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Darbuka – The Belly Dance Drum – Useful Tips on Playing Darbuka For Belly Dancers
Useful tips for playing Darbuka-Doumbek for belly dancers. Darbuka- Belly dance drum
1. Create a rough guide: Depending on the occasion, venue, culture and situation in general, creating a mind map is an easy way to simplify your life at shows. It’s like this; you do a concert in a turkish restaurant, you have to have fun with only one drummer and a dancer for 15 minutes. First, you need to figure out how you want to enter the space, i.e. Or perhaps a simple, soft veil piece?
How long will you play the lead-in rhythm before moving on to the next main pattern? What’s the audience’s favorite beat that night? I mentioned it was a Turkish restaurant so Kasilima comes to mind! When the lead drum solo is happening, can the dancer play zills to give you some support? Could the audience applaud? In time!? how it ends? Maybe with a quick 2/4 beat and a spin for the dancer followed by a rizz (rush/roll) finish so he/she can bounce!
A truly open plan can help you pull off the act to look more professional and have some guiding lights to connect start to finish. There’s still plenty of room for improvisation, but you still have a rough guide.
At some concerts, especially restaurants and weddings, you never know what to expect. Because of this, you have to be flexible during the performance, but still with a basic plan between the drummer and the dancer. That always gives you that solid edge!
2. KISS the dancer! Not like that, friends! Like this – Keep It Simple Stupid. It’s an old cheesy marketing saying that many of you have heard before I’m sure. Well, if you want to be asked to do another concert with a dancer (and I’ll bet you a million dollars that the dancer booked the concert!), then the KISS formula will serve you well. Yes, you have thunder, and yes, you can outplay Hossam Ramzy on a bad day, but the dancers don’t really care at all. A dancer wants rhythm and clean drum fills. Less is more my friends. Also remember that a dancer (unlike us) needs to breathe. This can be difficult when there is no space in the music for the dancer to stop for a moment and gain composure.
3. Look at the dancer and NOT the floor: I am the first to be guilty of this crime. I once saw a video of me playing on stage for a dancer. We actually came up with a few things that she would dance to during the drum solo as well, which meant I didn’t have to watch her at all! I was horrified when I saw the video. I looked very disinterested in what was going on and completely missed something the dancer was trying to do at that moment! How can you play a dancer and not watch what’s going on? You just can’t! Remember that you are actually having a conversation and talking to her (or him). You say, we’re here, I’m doing this for a while and then I’m going to play for a while. This is the last one and then I’ll go there, you know what I’m doing? That’s it, fantastic! Now let’s move on to this idea.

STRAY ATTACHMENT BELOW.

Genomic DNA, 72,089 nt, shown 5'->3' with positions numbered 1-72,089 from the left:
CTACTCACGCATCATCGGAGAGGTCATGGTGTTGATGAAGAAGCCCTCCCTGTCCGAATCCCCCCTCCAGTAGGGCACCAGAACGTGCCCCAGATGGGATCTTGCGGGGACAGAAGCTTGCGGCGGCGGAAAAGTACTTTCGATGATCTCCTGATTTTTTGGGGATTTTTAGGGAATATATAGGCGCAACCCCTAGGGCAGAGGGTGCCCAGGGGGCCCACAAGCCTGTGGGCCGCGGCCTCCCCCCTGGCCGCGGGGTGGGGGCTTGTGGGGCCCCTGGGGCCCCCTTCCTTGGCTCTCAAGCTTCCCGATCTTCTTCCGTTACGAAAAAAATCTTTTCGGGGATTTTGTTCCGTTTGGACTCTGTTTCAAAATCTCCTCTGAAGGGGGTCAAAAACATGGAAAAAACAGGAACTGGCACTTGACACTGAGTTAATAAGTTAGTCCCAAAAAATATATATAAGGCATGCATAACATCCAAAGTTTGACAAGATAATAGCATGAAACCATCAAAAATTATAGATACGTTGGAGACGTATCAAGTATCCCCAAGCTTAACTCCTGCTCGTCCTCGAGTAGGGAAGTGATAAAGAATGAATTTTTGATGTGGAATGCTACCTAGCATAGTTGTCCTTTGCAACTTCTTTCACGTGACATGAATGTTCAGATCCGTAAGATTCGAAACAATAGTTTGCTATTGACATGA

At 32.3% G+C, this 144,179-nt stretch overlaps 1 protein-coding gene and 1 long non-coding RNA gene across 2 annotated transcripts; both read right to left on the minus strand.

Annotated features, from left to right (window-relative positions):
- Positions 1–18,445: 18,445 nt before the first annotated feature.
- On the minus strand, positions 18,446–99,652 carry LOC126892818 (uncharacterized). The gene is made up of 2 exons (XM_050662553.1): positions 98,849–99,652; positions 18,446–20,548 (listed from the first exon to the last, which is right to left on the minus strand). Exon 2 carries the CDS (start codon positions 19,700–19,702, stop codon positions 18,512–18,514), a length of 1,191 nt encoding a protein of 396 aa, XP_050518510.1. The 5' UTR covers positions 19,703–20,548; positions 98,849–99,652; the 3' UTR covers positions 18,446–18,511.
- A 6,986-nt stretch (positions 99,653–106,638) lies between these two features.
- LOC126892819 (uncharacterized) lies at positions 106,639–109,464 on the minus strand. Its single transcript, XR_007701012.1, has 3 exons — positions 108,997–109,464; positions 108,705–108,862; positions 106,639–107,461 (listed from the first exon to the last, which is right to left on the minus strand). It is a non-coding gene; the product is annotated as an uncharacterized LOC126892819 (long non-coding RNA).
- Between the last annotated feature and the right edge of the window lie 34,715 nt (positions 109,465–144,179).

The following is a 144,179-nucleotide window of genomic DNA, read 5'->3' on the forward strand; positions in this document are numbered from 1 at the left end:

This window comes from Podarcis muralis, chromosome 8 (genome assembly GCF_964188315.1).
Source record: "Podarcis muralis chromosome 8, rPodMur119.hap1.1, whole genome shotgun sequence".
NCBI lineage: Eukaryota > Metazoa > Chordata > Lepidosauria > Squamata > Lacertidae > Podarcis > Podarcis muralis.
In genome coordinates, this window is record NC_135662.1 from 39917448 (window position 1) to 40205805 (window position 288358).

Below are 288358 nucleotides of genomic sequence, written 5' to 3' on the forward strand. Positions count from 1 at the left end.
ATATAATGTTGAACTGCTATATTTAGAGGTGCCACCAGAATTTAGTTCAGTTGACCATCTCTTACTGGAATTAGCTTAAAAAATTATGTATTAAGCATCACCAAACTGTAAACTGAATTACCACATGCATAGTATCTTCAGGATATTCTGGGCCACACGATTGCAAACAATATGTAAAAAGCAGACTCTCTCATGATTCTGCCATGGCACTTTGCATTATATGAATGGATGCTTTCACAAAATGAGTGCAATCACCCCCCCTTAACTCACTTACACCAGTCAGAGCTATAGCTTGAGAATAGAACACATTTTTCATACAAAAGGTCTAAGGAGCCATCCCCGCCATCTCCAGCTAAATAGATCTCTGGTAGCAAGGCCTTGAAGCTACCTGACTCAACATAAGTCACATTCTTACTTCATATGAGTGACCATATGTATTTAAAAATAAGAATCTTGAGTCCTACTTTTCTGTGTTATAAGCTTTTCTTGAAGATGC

You say all this and much more with your eyes and drum. It also pays to know if all eyes are on the dancer or you! Remember: when playing for belly dancers, it’s a good idea to use the drum as a Belly dance drum more than just a darbuka!
4. Get a vocabulary: Knowing what to play for certain belly dance techniques is essential. You’ll need a lot of different tones up your sleeve for this. Being able to roll over quickly is great, but can you do it for your upper and lower body? Can you play a quick roll and then get right back into the beat without missing a beat? Got a collection of puc or pop tones to use? Can you play a quick roll and then cue another beat with your right hand on that roll? Well, I may have forgotten the KISS formula, but it’s still pretty cool.
5. Repeat your ideas: One of the oldest tricks in the book is to repeat your ideas four times. These ideas may evolve each time, but basically the same idea is repeated. The fourth will usually have a small change that marks the end of an idea, and then the next one begins. Playing this way allows the dancer to hear what your idea is, create something, develop that “something” and then really put it together for the last two plays.
6. Who invited Aladdin? Speaking as a drummer from the western world, we can sometimes go overboard in the dressing room. In the years I’ve performed with Middle Eastern musicians, the only people who go to their shows dressed like Aladdin are Western musicians! If you go to a Lebanese wedding or a Turkish club and you see musicians, they don’t really wear that stuff. Such clothes are good for corporate concerts that hold a themed party. Any other gig and you’ll look a little out of place in many people’s eyes. Sleek trousers, a crisp black shirt and perhaps a patterned waistcoat are much more appropriate. Ladies can generally wear flashier outfits without looking as silly as us gentlemen. Food for thought!
7. Every dancer is unique: As you will soon notice, every dancer has their own unique style. This is something to consider when playing together. What worked last night won’t necessarily work tonight. Some belly dancers are petite and like to dance fast and jump onto the nearest table! Others prefer fixed rhythms so they can go through any choreography they may know. A dancer with a more sensual body may appreciate relaxed but interesting drum fills. It’s all part of being able to build a really comfortable relationship with each other and complement each other as a dancer and a musician.
A few more useful tips will be covered in the second article on Belly Dancer Game –Belly dance drum.’
Take care and happy drumming.
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